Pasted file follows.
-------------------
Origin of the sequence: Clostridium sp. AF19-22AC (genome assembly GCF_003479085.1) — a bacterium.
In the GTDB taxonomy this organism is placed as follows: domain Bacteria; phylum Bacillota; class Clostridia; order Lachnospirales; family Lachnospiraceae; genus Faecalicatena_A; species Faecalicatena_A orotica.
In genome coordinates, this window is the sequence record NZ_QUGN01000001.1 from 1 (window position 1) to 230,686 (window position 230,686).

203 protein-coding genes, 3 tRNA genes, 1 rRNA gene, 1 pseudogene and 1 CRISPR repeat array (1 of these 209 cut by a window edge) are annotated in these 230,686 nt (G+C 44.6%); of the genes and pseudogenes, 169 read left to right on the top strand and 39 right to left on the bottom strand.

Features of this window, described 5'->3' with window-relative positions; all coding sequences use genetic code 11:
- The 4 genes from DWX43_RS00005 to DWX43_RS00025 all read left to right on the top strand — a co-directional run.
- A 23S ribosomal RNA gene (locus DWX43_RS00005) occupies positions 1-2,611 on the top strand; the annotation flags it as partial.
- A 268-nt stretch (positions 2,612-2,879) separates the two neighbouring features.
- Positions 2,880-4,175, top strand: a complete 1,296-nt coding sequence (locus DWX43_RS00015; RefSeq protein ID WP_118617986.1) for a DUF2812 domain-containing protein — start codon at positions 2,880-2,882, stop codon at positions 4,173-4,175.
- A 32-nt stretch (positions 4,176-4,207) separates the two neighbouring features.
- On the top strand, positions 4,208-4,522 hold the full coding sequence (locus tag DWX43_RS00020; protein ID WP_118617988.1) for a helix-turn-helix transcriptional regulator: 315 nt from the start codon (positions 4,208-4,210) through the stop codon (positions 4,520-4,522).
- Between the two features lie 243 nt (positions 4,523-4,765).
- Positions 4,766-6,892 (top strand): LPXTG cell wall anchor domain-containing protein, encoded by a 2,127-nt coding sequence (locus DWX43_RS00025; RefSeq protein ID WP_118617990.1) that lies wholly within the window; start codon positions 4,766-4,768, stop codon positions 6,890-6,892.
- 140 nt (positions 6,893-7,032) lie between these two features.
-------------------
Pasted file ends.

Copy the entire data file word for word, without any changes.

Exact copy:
Origin of the sequence: Clostridium sp. AF19-22AC (genome assembly GCF_003479085.1) — a bacterium.
In the GTDB taxonomy this organism is placed as follows: domain Bacteria; phylum Bacillota; class Clostridia; order Lachnospirales; family Lachnospiraceae; genus Faecalicatena_A; species Faecalicatena_A orotica.
In genome coordinates, this window is the sequence record NZ_QUGN01000001.1 from 1 (window position 1) to 230,686 (window position 230,686).

203 protein-coding genes, 3 tRNA genes, 1 rRNA gene, 1 pseudogene and 1 CRISPR repeat array (1 of these 209 cut by a window edge) are annotated in these 230,686 nt (G+C 44.6%); of the genes and pseudogenes, 169 read left to right on the top strand and 39 right to left on the bottom strand.

Features of this window, described 5'->3' with window-relative positions; all coding sequences use genetic code 11:
- The 4 genes from DWX43_RS00005 to DWX43_RS00025 all read left to right on the top strand — a co-directional run.
- A 23S ribosomal RNA gene (locus DWX43_RS00005) occupies positions 1-2,611 on the top strand; the annotation flags it as partial.
- A 268-nt stretch (positions 2,612-2,879) separates the two neighbouring features.
- Positions 2,880-4,175, top strand: a complete 1,296-nt coding sequence (locus DWX43_RS00015; RefSeq protein ID WP_118617986.1) for a DUF2812 domain-containing protein — start codon at positions 2,880-2,882, stop codon at positions 4,173-4,175.
- A 32-nt stretch (positions 4,176-4,207) separates the two neighbouring features.
- On the top strand, positions 4,208-4,522 hold the full coding sequence (locus tag DWX43_RS00020; protein ID WP_118617988.1) for a helix-turn-helix transcriptional regulator: 315 nt from the start codon (positions 4,208-4,210) through the stop codon (positions 4,520-4,522).
- Between the two features lie 243 nt (positions 4,523-4,765).
- Positions 4,766-6,892 (top strand): LPXTG cell wall anchor domain-containing protein, encoded by a 2,127-nt coding sequence (locus DWX43_RS00025; RefSeq protein ID WP_118617990.1) that lies wholly within the window; start codon positions 4,766-4,768, stop codon positions 6,890-6,892.
- 140 nt (positions 6,893-7,032) lie between these two features.